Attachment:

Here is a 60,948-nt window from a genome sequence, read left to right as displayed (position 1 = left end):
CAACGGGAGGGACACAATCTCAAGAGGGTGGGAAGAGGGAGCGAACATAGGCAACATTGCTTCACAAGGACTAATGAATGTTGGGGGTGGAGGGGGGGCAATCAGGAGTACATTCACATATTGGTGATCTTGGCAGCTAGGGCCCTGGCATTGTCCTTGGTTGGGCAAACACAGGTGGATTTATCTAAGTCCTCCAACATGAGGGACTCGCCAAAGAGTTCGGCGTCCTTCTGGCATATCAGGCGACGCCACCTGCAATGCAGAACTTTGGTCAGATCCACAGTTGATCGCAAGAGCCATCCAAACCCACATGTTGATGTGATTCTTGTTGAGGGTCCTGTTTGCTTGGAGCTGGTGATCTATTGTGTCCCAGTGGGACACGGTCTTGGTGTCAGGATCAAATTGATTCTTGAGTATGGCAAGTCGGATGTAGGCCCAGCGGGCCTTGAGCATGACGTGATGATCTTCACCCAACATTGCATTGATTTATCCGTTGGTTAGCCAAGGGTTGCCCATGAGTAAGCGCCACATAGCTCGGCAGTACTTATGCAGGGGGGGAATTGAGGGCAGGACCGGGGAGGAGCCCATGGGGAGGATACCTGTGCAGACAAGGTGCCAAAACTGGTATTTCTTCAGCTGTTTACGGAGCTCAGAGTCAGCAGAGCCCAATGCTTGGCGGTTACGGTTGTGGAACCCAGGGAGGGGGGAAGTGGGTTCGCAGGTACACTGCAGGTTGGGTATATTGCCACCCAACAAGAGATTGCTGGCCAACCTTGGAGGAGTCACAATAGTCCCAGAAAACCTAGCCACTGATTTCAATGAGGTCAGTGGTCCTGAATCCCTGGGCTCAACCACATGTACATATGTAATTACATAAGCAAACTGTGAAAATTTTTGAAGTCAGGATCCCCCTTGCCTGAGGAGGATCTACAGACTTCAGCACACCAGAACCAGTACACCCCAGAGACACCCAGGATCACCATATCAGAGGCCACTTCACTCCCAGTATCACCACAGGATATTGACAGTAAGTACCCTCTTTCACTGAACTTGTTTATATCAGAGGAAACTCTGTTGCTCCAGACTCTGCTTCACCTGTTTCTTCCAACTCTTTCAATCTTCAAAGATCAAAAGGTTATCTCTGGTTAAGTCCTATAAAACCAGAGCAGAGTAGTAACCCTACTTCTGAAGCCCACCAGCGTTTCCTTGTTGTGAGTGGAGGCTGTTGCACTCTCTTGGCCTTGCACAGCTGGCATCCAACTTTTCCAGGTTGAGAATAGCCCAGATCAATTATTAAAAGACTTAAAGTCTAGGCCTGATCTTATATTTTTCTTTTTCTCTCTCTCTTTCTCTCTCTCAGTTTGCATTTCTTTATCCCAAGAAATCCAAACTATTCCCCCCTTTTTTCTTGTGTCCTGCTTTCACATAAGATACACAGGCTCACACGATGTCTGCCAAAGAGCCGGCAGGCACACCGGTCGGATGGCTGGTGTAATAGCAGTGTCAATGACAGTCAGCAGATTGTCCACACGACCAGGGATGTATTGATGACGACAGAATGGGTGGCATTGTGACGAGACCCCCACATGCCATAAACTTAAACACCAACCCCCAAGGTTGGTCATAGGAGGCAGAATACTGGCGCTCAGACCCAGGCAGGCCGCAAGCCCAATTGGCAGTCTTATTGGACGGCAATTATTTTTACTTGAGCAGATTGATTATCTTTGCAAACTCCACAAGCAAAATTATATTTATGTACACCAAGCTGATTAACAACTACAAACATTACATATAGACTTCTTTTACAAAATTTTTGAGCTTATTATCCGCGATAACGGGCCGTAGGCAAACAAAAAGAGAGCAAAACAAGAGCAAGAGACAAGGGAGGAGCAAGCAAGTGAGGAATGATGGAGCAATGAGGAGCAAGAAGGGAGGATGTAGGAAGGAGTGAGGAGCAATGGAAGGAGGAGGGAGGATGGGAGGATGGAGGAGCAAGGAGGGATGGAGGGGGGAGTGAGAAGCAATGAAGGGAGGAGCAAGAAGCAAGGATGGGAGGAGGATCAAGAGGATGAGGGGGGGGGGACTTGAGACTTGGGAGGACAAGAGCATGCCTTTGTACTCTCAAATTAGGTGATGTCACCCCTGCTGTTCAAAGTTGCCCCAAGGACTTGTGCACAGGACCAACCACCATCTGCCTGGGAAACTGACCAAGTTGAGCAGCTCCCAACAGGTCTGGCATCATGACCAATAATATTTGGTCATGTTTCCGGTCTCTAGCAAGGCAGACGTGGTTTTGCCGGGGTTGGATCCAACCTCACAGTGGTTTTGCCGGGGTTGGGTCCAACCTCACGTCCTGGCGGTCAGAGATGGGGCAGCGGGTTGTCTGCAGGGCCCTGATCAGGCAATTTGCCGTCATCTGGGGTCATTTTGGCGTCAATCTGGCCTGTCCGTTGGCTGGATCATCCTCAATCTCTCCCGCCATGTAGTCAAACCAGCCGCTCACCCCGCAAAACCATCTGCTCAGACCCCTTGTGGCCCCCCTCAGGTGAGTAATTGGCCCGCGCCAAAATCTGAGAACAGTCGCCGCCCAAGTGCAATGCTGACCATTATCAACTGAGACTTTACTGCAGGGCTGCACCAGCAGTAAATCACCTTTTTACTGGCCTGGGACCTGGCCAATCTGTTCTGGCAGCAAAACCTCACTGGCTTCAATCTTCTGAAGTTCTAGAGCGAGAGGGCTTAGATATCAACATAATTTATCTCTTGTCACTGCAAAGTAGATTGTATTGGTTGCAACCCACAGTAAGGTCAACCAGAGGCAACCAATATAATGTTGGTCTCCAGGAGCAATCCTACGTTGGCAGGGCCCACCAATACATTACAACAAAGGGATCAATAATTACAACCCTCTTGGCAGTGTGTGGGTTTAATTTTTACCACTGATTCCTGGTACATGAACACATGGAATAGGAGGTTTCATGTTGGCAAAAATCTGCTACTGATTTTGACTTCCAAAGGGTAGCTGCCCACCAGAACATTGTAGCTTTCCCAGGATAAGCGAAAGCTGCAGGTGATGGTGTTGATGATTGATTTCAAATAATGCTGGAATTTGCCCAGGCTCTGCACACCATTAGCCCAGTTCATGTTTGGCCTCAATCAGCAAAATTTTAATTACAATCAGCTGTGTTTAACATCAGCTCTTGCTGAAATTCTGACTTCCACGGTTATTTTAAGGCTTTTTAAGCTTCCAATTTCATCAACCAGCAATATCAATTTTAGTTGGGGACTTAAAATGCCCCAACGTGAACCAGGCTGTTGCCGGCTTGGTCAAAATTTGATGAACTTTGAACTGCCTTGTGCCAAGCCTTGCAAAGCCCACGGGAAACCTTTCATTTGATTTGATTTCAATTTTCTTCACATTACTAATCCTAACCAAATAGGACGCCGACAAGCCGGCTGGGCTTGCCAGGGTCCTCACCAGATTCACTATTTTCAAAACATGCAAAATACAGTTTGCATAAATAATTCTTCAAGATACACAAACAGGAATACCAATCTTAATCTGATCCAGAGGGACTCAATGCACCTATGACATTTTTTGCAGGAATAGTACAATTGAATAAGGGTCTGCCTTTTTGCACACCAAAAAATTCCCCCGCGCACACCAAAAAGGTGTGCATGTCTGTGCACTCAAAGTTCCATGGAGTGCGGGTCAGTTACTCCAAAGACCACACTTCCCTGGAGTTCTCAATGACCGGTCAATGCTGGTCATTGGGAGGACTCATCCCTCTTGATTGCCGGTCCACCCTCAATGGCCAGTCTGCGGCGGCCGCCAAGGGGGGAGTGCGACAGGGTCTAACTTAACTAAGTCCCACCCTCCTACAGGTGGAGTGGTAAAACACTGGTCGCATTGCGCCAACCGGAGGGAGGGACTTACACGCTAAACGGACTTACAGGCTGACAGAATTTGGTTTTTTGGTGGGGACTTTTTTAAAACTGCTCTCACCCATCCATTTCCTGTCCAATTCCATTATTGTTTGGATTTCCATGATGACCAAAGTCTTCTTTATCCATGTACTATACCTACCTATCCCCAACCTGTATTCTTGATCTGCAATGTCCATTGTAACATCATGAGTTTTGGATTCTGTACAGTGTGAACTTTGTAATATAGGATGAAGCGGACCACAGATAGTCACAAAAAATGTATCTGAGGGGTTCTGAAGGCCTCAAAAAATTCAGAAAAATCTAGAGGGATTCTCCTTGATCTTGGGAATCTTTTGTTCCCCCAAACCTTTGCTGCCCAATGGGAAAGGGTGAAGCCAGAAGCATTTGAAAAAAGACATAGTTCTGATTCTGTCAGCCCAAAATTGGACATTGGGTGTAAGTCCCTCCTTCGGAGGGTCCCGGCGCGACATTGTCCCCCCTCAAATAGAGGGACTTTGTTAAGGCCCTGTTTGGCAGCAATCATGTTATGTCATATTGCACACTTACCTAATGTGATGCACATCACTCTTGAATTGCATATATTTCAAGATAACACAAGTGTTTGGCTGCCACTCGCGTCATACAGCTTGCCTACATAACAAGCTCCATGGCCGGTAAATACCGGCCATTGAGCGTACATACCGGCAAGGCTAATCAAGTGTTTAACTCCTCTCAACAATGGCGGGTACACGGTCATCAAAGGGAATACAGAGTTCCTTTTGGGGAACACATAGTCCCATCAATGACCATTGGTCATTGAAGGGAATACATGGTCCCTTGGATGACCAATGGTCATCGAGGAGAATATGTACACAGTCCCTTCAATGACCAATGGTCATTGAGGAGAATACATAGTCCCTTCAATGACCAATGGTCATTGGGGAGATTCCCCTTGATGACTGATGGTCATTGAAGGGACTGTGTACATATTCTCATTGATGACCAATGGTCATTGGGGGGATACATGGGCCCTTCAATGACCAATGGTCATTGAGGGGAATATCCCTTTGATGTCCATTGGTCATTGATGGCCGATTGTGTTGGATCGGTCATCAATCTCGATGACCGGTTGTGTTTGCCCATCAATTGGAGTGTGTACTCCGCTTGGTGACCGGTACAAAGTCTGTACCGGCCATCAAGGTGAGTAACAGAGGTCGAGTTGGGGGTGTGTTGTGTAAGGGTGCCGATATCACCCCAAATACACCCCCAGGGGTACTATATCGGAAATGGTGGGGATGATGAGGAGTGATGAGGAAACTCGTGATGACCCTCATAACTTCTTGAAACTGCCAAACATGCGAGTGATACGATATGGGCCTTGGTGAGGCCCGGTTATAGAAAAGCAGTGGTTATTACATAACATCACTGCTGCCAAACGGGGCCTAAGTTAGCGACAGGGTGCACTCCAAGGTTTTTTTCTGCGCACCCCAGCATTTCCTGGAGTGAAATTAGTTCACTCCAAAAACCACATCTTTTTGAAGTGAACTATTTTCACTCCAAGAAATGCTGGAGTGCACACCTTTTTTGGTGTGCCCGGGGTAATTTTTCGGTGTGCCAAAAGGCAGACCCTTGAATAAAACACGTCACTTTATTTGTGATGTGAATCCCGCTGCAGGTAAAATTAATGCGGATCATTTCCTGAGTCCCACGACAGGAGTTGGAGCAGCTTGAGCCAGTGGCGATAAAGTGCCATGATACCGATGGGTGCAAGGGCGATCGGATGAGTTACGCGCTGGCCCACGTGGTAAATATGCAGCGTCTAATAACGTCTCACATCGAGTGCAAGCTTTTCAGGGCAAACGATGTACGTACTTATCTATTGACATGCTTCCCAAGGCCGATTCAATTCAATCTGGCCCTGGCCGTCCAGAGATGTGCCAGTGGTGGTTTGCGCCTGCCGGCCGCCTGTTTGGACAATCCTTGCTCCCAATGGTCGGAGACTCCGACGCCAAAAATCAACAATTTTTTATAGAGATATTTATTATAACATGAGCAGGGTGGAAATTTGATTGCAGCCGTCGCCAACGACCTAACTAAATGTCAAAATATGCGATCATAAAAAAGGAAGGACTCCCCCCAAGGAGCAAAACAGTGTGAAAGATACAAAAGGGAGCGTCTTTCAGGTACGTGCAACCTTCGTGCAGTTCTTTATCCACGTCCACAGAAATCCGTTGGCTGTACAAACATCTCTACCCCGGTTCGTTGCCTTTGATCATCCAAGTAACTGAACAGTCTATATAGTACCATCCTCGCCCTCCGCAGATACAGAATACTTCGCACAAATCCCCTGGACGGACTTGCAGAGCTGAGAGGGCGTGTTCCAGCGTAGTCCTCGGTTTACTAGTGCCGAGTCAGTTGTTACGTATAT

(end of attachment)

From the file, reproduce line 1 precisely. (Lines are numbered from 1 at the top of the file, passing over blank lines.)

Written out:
Here is a 60,948-nt window from a genome sequence, read left to right as displayed (position 1 = left end):